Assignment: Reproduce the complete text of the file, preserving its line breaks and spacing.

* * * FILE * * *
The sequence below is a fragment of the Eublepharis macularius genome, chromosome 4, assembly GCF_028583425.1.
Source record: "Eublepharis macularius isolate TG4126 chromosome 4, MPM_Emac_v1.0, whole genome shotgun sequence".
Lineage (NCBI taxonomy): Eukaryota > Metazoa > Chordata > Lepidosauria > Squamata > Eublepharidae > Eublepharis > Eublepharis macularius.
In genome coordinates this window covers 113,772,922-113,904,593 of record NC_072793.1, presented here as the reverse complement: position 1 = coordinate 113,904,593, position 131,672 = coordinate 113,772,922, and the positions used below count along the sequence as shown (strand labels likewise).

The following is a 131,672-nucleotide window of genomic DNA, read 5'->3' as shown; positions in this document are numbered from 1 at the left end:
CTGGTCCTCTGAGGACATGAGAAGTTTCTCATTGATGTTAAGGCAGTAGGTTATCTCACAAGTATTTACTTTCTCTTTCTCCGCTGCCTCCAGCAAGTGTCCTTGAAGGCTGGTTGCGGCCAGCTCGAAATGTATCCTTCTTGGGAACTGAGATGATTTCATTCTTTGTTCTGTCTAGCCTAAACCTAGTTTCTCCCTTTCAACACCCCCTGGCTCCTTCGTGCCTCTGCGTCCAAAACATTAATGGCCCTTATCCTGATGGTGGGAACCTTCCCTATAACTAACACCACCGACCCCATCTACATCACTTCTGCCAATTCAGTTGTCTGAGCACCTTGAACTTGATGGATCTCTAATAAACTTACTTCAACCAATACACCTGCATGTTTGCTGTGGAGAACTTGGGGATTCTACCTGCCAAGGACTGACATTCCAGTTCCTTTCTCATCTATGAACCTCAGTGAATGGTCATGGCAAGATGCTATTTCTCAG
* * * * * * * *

The sequence below is a fragment of the Eublepharis macularius genome, chromosome 4, assembly GCF_028583425.1.
Source record: "Eublepharis macularius isolate TG4126 chromosome 4, MPM_Emac_v1.0, whole genome shotgun sequence".
Lineage (NCBI taxonomy): Eukaryota > Metazoa > Chordata > Lepidosauria > Squamata > Eublepharidae > Eublepharis > Eublepharis macularius.
In genome coordinates this window covers 113,772,922-113,904,593 of record NC_072793.1, presented here as the reverse complement: position 1 = coordinate 113,904,593, position 131,672 = coordinate 113,772,922, and the positions used below count along the sequence as shown (strand labels likewise).

The following is a 131,672-nucleotide window of genomic DNA, read 5'->3' as shown; positions in this document are numbered from 1 at the left end:
CTGGTCCTCTGAGGACATGAGAAGTTTCTCATTGATGTTAAGGCAGTAGGTTATCTCACAAGTATTTACTTTCTCTTTCTCCGCTGCCTCCAGCAAGTGTCCTTGAAGGCTGGTTGCGGCCAGCTCGAAATGTATCCTTCTTGGGAACTGAGATGATTTCATTCTTTGTTCTGTCTAGCCTAAACCTAGTTTCTCCCTTTCAACACCCCCTGGCTCCTTCGTGCCTCTGCGTCCAAAACATTAATGGCCCTTATCCTGATGGTGGGAACCTTCCCTATAACTAACACCACCGACCCCATCTACATCACTTCTGCCAATTCAGTTGTCTGAGCACCTTGAACTTGATGGATCTCTAATAAACTTACTTCAACCAATACACCTGCATGTTTGCTGTGGAGAACTTGGGGATTCTACCTGCCAAGGACTGACATTCCAGTTCCTTTCTCATCTATGAACCTCAGTGAATGGTCATGGCAAGATGCTATTTCTCAG